The proposition in which I repose my confidence is the proposition that "2 + 2 = 4 is always and exactly true", not the proposition "2 + 2 = 4 is mostly and usually true".I have confused the map with the territory. Apologies. Revised claim: I believe, with 99.973% probability, that P cannot equal 1, 100% of the time! I believe very strongly that I am correct, and if I am correctly, I am completely correct. But I'm not sure. Much better.

I suppose we should be asking ourselves why we tend to try hard to retain the ability to be 100% sure. A long long list of reasons spring to mind....

Well, the real reason why it is useful in arithmetic to accept that 2+2=4 is that this is part of a deeper relation in the arithmetic field regarding relations between the three basic arithmetic operations: addition, multiplication, and exponentiation. Thus, 2 is the solution to the following question: what is x such that x plus x equals x times x equals x to the x power? And, of course, all of these operations equal 4.

Can someone write/has someone written a program that simulates existence in a world in which 2+2=4 (and the rest of Peano arithmetic) is useless i.e. it corresponds to no observable phenomenon in that world?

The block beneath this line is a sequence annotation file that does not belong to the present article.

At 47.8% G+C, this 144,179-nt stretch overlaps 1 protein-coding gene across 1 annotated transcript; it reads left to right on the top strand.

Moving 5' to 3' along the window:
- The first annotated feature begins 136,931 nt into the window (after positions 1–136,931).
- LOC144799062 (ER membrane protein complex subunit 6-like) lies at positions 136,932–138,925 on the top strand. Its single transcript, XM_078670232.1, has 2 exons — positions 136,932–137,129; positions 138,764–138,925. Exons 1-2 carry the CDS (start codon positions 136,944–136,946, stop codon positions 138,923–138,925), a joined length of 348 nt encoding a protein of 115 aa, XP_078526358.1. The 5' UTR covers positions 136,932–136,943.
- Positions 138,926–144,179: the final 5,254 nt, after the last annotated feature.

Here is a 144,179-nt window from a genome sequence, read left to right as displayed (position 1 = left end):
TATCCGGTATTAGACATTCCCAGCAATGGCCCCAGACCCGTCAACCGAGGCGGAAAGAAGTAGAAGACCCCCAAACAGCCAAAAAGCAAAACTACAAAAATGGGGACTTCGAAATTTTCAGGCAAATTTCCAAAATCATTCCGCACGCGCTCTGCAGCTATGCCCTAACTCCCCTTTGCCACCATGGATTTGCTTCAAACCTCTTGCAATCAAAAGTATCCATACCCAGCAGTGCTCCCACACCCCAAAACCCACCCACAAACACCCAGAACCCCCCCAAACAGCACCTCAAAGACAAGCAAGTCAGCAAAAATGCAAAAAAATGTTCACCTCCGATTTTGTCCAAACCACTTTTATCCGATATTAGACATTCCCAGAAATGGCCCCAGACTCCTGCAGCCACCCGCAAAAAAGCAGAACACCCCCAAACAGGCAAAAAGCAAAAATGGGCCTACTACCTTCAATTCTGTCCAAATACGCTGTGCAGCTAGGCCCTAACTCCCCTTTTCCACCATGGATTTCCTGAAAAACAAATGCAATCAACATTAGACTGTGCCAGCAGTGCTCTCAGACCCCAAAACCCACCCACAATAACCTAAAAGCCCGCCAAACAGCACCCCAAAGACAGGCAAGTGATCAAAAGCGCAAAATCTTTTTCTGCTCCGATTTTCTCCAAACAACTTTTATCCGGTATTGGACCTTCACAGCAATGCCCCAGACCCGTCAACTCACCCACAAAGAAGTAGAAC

Oh, on the ratios of probabilities thing, whether we call them probabilities or schmobabilities, it still seems like they can equal 1. But if we accept that there are schmobabilities that equal 1, and that we are warranted in giving them the same level of confidence that we'd give probabilities of 1, isn't that good enough?

Put a different way, P(A|A)=1 (or perhaps I should call it S(A|A)=1) is just equivalent to yet another one of those logical tautologies, A-->A. Which again seems pretty hard to live without. (I'd like to see someone prove NCC to me without binding me to accept NCC!)

Well, the deeper issue is "Must we rely on the Peano axioms?" I shall not get into all the Godelian issues that can arise, but I will note that by suitable reinterpretations, one can indeed pose real world cases where an "apparent two plus another apparent two" do not equal "apparent four," without being utterly ridiculous. The problem is that such cases are not readily amenable to being easily put together into useful axiomatic systems. There may be something better out there than Peano, but Peano seems to work pretty well an awful lot.

As for "what is really true?" Well... . . . .

Silas, does the "null world" count?

Z._M._Davis: No. Why? Because I said so ;-)

Point taken, I need to better constrain the problem. So, how about, "It must be able to sustain transfer of information between two autonomous agents." But then I've used the concept of "two", autonomous agent. eek!